Also, I am still dissatisfied with the provision of health services in this country- it is not as good as it should be. Then there is corruption- that is a very painful area.
Regarding corruption, there is a sentiment that parliament is a barking dog that does not bite. For example, parliament did a good job on probing the irregular closure of seven commercial banks by bank of Uganda, but has since gone quiet. The other day the IGG was appearing at the government media centre and she said she can’t investigate the BoU officials because parliament has not asked her to investigate. Do you feel there are some gaps somewhere in fighting corruption?
In the accountability cycle, we have different
stakeholders performing different roles. The Parliament’s role is to consider
the Auditor General’s reports and make recommendations to the Executive to
Most of the recommendations/resolutions passed are advisory, so Executive has the obligation to implement them. For instance the probe on BOU, most of the recommendations require amendments to the current Act. The Executive has to expedite this process for most of these recommendations to be put into action.
I think there is a gap because if we investigate and make recommendations, we cannot direct them (IGG); it is the government to say we are going to do A,B,C and D, that is why I was saying that they (executive) are supposed to come back in six months to say that on recommendation this we have sacked so and so and on this recommendation, we are prosecuting so and so; on this one we have got a conviction and they have not done that.
Parliament cannot be prosecutors and also the judge, so that is where the limitation is; it is very frustrating for us.
For example, I told you that during the first session we recovered money from road construction companies, but I was expecting somebody in government to come out and say who actually did this- who authorized the transfer of this money to the fixed deposit account?
But nothing has happened and that is an area of frustration.
The Uganda National Household Survey (UNHS) Survey 2016/2017 reported that the number of poor people in Uganda increased by 51% from 6.7 million in 2012/13 to 10.1 million people in 2016/17. This was despite the fact that amount of budgetary resources appropriated by parliament to government, increased 136.3% from UGX11.6 trillion in 2012/13 to UGX26.4 trillion in 2016/17. As an institution that is among others charged with assuring transparency and accountability in the application of public funds as well as monitoring the implementation of Government programmes and projects aren’t you concerned about this development? Are there any specific actions that parliament has put in place to reverse this trend?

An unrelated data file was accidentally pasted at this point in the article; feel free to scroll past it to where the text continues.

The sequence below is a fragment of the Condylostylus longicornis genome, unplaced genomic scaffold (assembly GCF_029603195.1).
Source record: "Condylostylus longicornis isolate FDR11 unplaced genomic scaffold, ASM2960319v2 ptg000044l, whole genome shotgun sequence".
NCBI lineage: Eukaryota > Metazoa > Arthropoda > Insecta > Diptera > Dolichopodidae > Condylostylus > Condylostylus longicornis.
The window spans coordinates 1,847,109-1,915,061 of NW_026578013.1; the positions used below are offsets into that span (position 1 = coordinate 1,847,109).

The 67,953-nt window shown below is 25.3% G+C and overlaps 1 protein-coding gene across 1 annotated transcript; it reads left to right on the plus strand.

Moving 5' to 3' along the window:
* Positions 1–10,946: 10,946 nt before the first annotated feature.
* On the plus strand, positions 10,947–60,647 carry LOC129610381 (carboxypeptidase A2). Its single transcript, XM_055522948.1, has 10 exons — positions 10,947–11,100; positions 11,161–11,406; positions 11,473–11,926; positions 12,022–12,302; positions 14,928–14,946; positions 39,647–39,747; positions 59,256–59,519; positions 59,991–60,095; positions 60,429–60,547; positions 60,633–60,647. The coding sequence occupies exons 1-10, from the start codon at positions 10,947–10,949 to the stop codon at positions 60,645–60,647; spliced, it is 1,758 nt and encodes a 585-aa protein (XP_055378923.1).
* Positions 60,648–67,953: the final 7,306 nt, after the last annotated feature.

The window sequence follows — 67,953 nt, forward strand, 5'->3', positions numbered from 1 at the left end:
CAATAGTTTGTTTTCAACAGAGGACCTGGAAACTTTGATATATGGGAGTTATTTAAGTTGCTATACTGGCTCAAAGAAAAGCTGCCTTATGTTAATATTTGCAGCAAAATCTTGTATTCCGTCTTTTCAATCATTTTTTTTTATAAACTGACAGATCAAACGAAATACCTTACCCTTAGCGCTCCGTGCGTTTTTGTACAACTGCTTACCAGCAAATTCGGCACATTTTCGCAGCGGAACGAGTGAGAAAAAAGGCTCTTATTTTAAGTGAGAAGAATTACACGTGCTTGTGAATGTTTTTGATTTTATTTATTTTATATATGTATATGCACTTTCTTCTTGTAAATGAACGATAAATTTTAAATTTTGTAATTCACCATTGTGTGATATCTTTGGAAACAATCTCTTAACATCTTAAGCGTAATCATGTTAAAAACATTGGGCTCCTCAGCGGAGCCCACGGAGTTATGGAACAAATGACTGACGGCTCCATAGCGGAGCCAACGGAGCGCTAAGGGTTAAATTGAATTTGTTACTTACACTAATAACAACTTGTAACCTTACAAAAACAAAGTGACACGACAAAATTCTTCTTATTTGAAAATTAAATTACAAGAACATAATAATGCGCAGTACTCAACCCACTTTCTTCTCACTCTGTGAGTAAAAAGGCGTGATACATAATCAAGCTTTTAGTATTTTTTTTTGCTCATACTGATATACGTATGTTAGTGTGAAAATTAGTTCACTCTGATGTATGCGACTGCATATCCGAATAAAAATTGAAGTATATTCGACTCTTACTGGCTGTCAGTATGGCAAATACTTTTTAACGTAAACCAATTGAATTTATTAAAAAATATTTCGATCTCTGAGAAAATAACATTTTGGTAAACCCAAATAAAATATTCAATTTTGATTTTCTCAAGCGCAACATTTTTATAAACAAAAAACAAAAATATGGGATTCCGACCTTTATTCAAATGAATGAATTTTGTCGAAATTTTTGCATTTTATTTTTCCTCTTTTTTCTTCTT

Of course we are concerned about the increasing level of poverty but as I told you our work is to appropriate, the actors are in a different sector, then of course we carry on the oversight role to see whether the money was properly used. We have made a number of efforts to save more money, to increase the funds for the poor people who are under the youth livelihood project and the senior citizens grant scheme.
We have also continuously advocated for tax reforms/laws that are pro poor for example removal taxes on agricultural inputs and products as sector that employs about 80 percent of Ugandans.
At a personal level I have made interventions in my constituency and also in the general Busoga area to improve the economic capacity of our people. For example we are revamping the Kasolwe stock farm, which has been dead since 1969 to act one as a center of excellence for the improved animal breeds for the people, training in Aquaculture, piggery, poultry and so on.
From the foregoing it appears Uganda’s problem has little to do with few resources and more to do with how government resources are utilised coupled with lack of consequences for errant government officials. What’s your take on this?
The 2015 Public Financial Management Act & the Budget Act, 2001 provide a sound legal framework for budget preparation and execution. Whereas Parliament is a key player in promoting good Public Financial Management it has a limited role in the execution/implementation of the budget.
However, due to the enormous development needs of the country, sector spending plans have typically not been realized, given the numerous implementation challenges, while tight resource envelopes for recurrent and development spending have had to be revisited through supplementary budgets.
In addition, the National Planning Authority has continuously noted that overall, spending continues to be poorly aligned with the National Development Plan priorities. For example, the NPA noted that the FY16/17 budget was only 59 percent aligned with the National Development Plan (68 percent in FY15/16) with adverse implications for growth. The misalignment also reflects that some spending entities have not spelled out sector plans consistent with the National Development Plan.